Calibration studies at TXAR (Lajitas, Texas) used a modified version of the correlation method described by Cansi et al. (1993) in order to estimate azimuth and horizontal phase velocity of 144 events for which USGS mb values were available. Modifications to the correlation method include the Fourier interpolation of the data by a factor of 8 to obtain a virtual sample rate of 320/sec, use of an L1 norm (least absolute deviation) to obtain estimates of the azimuth and phase velocity, and a moving window display to indicate those portions of the waveform that show strongest correlation across the array.

Corrected phase velocities normally associated with Pn (less than 8.6 km/s) are generally seen for events at epicentral distance as far as 2,000 km. Upper mantle refracted first arrivals (P) with corrected phase velocities greater than 8.6 km/s are generally observed for epicentral distances beyond about 1,600 km. Phase identification is essential in order to select a suitable magnitude scale.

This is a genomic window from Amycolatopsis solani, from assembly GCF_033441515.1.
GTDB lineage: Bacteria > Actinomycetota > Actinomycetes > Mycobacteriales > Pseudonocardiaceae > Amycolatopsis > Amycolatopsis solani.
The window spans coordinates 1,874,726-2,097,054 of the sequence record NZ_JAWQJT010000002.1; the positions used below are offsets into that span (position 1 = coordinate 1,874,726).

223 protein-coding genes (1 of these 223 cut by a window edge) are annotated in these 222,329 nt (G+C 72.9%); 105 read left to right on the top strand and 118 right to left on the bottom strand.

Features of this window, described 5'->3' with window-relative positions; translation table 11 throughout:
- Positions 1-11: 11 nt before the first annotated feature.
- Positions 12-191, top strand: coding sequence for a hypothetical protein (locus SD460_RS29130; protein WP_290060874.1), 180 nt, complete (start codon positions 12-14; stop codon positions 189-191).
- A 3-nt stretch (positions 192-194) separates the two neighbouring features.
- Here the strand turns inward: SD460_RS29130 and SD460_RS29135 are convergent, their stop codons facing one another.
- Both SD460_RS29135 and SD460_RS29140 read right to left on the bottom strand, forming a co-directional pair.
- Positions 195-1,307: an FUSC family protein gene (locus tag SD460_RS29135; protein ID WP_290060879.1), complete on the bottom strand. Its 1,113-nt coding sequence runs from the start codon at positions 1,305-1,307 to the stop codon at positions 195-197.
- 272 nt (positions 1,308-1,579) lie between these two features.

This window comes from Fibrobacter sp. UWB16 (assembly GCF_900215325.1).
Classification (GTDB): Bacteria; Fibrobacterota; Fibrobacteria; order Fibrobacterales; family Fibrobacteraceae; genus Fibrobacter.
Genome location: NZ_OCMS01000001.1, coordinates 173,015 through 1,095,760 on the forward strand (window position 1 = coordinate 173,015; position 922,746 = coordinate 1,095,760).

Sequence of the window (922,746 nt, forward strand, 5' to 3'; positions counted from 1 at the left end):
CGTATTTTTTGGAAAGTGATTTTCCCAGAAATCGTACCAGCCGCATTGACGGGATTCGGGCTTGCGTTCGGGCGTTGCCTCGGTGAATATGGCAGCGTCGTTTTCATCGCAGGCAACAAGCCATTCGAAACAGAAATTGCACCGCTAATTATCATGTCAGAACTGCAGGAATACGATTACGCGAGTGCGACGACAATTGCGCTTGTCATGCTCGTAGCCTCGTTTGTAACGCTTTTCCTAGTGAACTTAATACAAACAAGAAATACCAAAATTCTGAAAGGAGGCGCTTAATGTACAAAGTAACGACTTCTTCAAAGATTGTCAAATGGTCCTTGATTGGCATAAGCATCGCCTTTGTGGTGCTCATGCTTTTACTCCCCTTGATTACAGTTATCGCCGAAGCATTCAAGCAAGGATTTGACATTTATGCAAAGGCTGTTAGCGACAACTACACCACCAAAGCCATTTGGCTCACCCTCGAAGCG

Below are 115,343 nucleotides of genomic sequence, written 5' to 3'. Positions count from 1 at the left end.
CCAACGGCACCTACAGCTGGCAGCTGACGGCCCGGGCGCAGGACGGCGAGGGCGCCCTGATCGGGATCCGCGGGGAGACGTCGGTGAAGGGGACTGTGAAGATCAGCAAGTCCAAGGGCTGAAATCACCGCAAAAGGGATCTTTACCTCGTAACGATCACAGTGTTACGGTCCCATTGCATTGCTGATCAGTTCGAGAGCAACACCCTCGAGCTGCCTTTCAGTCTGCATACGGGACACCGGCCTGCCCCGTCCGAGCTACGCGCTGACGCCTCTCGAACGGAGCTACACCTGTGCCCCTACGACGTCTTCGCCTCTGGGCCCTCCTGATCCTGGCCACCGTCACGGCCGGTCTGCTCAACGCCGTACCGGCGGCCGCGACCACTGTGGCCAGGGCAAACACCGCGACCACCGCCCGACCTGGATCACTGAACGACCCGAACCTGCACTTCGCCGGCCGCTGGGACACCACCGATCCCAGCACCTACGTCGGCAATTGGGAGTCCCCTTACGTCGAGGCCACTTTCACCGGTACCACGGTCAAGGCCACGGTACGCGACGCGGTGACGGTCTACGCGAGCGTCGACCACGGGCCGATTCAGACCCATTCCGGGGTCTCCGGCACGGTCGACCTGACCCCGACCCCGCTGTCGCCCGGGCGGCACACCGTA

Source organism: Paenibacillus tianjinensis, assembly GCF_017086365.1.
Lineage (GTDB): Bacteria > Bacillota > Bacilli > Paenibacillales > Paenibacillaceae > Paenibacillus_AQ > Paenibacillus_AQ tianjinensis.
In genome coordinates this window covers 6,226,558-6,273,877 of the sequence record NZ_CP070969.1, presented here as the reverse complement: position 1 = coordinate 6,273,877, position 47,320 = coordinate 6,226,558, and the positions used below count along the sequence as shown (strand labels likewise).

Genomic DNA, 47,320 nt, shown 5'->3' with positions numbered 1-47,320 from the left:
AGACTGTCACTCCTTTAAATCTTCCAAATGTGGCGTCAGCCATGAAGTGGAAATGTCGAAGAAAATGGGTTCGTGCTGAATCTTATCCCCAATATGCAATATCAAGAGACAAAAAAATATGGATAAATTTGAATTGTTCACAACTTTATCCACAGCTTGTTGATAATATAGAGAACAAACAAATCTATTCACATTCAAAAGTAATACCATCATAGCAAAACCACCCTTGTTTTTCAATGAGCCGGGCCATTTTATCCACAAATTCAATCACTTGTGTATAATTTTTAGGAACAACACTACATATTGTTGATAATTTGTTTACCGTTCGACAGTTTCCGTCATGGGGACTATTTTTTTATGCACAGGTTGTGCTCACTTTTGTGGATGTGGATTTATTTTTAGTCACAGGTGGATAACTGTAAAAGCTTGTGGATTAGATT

Based on the 144 well-located events by USGS and using the Denny et al. (1987) formula, the most reliable magnitude estimates are as follows:

  1. For horizontal phase velocity less than 8.6 km/sec:

    mb(D) = log A + 2.4 (log D) - 3.95 + C, with C = +0.3

  2. For horizontal phase velocity greater than 8.6 km/sec:

    mb(D) = log A + 2.4 (log D) - 3.95 + C, with C = −0.50

The M-discontinuity beneath TXAR was determined to the first order to strike along an azimuth of 109 degrees (NW-SE) and dip 11 degrees to the northeast. This result is consistent with the tectonic setting for the area.

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